Wedding Dilemma #1
How to Pick your Wedding Party…
Selecting your wedding party is such a big decision. It’s hard to know who to choose. Between childhood friends, college friends, cousins, siblings, and other family members, the task of choosing a select few can seem daunting. This is why I’m here to spill all the secrets I share with my Photos by Ariel brides. If this is something that has been stressing you out… take 5 deep breaths for me… after this you will hopefully have some clarity.
#1 Take your time
Once you’ve asked someone, you can’t take it back. So while it might be tempting to ask all your BFF’s the second he put a ring on it, don’t. Take your time. Give yourself at least a month to consider all the options.
#2 Lifelong relationships
How long will this person be around?
One thing I tell my brides to ask themselves is, “In 5 years, will I still be as close to this person as I am right now?”
#3 Consider Others
If you have one person where you just can’t decide… try to figure out how their personality will fit in with the others. If you don’t think it’ll mesh well, leave them off the list.
What sort of role do you want your wedding part to play? Do you want them to help you pick out a dress, address save-the-dates and invites, attend bridal showers, etc.? If so, you may want to ask friends and family who live close-by or else you will have to deal with hectic schedules and might set yourself up for disappointment.
Not to sound like your momma, but I’ ma fan of having yours and your fiancé’s siblings with you on your wedding day. I mean, these people are going to be around well past your 10 year anniversary and you will only become closer over time. If you have a big family where you can possibly include everyone, maybe draw the line at teenagers and ask them to do other roles in the wedding (guest book attendant, usher, etc.).
#6 Wedding Size
You can have as many or as few bridesmaids and groomsmen as you want. The average wedding part is 4 of each. However, if you want to go larger or smaller. Go for it. For smaller weddings (50-60 people), there are usually no more than 4. But for larger weddings I’ve seen as many as 12 of each. Just know that when it comes to weddings, more isn’t ALWAYS merrier. The more attendants you have, the more details you have to organize— flattering dresses for all body types, bachelorette or bachelor parties with 12 attendants are hard to organize, wedding gifts, etc.
I have been to a lot of weddings and photographed a lot of weddings. If any of this sticks. Let it be this. The best attendants to have are people who are responsible (especially since you will be asking them to maintain a schedule and be certain places at certain times and hold expensive rings). We all have high-maintenance relationships… but that doesn’t mean they have to be a part of our wedding day.
The last thing you want to do on your wedding day is have to provide emotional support for a bridesmaids, wonder where they are at, find yourself alone in your dressing room because they are nowhere to be found, etc. Plus, pick people who are there for you. 2 of my weddings in 2018 had extreme weather conditions. One had a heat index of 112. The wedding AND reception were both outdoors and at high noon with NO SHADE. But the bride and groom maintained truly happy demeanors because of the people who surrounded them on that day. The other wedding was an outdoor ceremony and reception in the Fall. It was unusually cold and windy that day. The tent nearly blew over and with all the pics being outside in the wind and freezing weather it would have been easy to be grumpy. But because of who surrounded this bride and groom on their big day… love and laughter still filled there.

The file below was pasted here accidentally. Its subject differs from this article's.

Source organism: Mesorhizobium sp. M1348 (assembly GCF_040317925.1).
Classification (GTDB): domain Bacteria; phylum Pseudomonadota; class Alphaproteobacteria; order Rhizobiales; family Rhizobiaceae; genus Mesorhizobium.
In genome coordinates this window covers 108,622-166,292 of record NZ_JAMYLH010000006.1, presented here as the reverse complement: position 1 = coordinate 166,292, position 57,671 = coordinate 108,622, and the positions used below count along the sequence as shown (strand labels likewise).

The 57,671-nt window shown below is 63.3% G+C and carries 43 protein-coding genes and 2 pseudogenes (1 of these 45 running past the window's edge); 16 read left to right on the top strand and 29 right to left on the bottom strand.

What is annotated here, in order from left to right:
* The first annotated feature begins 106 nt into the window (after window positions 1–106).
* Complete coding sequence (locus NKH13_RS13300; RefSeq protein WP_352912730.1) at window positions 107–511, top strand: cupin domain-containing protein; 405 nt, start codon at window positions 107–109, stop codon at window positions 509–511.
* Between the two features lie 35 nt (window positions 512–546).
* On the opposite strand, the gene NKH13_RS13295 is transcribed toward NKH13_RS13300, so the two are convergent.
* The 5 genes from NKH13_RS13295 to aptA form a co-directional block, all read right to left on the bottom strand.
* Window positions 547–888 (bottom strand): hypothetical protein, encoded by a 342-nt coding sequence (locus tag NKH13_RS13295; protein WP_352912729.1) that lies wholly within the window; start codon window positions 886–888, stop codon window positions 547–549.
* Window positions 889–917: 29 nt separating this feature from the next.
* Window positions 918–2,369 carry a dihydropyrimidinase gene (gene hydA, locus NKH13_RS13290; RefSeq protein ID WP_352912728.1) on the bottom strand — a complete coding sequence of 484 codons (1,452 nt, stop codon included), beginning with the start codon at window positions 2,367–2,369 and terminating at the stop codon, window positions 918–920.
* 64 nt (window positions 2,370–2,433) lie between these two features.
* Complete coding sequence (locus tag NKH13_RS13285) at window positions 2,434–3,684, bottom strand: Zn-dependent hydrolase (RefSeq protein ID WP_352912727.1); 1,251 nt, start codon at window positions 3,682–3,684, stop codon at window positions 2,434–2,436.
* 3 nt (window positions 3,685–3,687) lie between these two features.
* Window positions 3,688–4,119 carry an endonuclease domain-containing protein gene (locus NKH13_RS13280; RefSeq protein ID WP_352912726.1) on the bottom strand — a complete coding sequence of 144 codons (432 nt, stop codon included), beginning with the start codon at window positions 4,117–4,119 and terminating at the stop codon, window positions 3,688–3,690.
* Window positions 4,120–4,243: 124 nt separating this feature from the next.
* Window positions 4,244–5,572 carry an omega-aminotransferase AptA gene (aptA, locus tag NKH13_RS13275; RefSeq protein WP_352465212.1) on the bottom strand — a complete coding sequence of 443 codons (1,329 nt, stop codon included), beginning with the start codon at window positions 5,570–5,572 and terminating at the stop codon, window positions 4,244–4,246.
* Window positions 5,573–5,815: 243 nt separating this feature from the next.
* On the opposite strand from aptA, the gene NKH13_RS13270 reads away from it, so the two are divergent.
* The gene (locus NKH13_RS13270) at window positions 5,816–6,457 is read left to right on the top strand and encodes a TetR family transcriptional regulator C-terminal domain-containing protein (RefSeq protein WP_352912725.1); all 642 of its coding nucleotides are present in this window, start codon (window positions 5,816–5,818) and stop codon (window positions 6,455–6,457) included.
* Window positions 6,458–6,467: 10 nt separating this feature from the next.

Bonus Tip: If someone you really love isn’t the most dependable person but you can imagine not having him/her up there. Then have them, just keep your expectations realistic and know all the possibilities of what could happen, that way you wont be disappointed if they do. If you decide against it, give them another important job to prevent conflict. Wedding coordinator for the day-of to make sure everything goes smoothly, etc.
#8 Don’t Return the favor
Just because you were in your college roommates wedding doesn’t mean that she has to be in yours. There is no need to ask someone that you haven’t spoken to in 5 years just to return the favor. If they approach you and ask why they aren’t in your wedding. Then just be completely honest. Explain that it was tough choice but you feel like you’ve chosen the people who you are closest to at this point in your life have been chosen and let them know they aren’t the only ones that you had to leave out other very important people as well.
#9 Get Creative
I’ve gone to weddings where instead of being asked to be a bridesmaids, the brides best friend was their officiant, or sang a song at their ceremony. There are candlelighter’s, guest-book attendants, etc.
If you aren’t close to any particular children. Don’t feel like you NEED a flower girl or ring-bearer. And if you have TONS of children you love, feel free to have them all. I have a wedding this upcoming June where the bride is going to have a little sea of children come down the aisle before her. She has realistic expectations for these children and knows they all may not be smiling or even make it completely down the aisle. But the are more important to her and her groom than having that ideal petal-dropping individual.